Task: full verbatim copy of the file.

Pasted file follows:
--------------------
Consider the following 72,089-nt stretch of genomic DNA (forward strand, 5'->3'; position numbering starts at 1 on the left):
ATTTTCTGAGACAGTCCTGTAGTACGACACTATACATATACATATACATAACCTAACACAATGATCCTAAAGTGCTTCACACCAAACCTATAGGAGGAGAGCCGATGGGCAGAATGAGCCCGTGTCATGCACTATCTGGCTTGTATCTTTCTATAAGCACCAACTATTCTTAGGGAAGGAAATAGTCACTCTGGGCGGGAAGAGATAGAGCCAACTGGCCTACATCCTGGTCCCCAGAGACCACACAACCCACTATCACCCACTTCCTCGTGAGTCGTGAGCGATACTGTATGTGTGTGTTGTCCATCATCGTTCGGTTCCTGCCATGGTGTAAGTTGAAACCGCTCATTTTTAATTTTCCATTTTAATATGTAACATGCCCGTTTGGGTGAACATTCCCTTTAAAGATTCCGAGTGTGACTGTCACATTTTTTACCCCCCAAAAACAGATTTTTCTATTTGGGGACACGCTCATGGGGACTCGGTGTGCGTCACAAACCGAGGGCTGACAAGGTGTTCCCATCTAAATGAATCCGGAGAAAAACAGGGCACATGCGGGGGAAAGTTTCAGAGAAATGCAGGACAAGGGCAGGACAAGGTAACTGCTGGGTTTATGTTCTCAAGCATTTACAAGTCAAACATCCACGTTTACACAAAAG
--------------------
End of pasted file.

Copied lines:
Consider the following 72,089-nt stretch of genomic DNA (forward strand, 5'->3'; position numbering starts at 1 on the left):
ATTTTCTGAGACAGTCCTGTAGTACGACACTATACATATACATATACATAACCTAACACAATGATCCTAAAGTGCTTCACACCAAACCTATAGGAGGAGAGCCGATGGGCAGAATGAGCCCGTGTCATGCACTATCTGGCTTGTATCTTTCTATAAGCACCAACTATTCTTAGGGAAGGAAATAGTCACTCTGGGCGGGAAGAGATAGAGCCAACTGGCCTACATCCTGGTCCCCAGAGACCACACAACCCACTATCACCCACTTCCTCGTGAGTCGTGAGCGATACTGTATGTGTGTGTTGTCCATCATCGTTCGGTTCCTGCCATGGTGTAAGTTGAAACCGCTCATTTTTAATTTTCCATTTTAATATGTAACATGCCCGTTTGGGTGAACATTCCCTTTAAAGATTCCGAGTGTGACTGTCACATTTTTTACCCCCCAAAAACAGATTTTTCTATTTGGGGACACGCTCATGGGGACTCGGTGTGCGTCACAAACCGAGGGCTGACAAGGTGTTCCCATCTAAATGAATCCGGAGAAAAACAGGGCACATGCGGGGGAAAGTTTCAGAGAAATGCAGGACAAGGGCAGGACAAGGTAACTGCTGGGTTTATGTTCTCAAGCATTTACAAGTCAAACATCCACGTTTACACAAAAG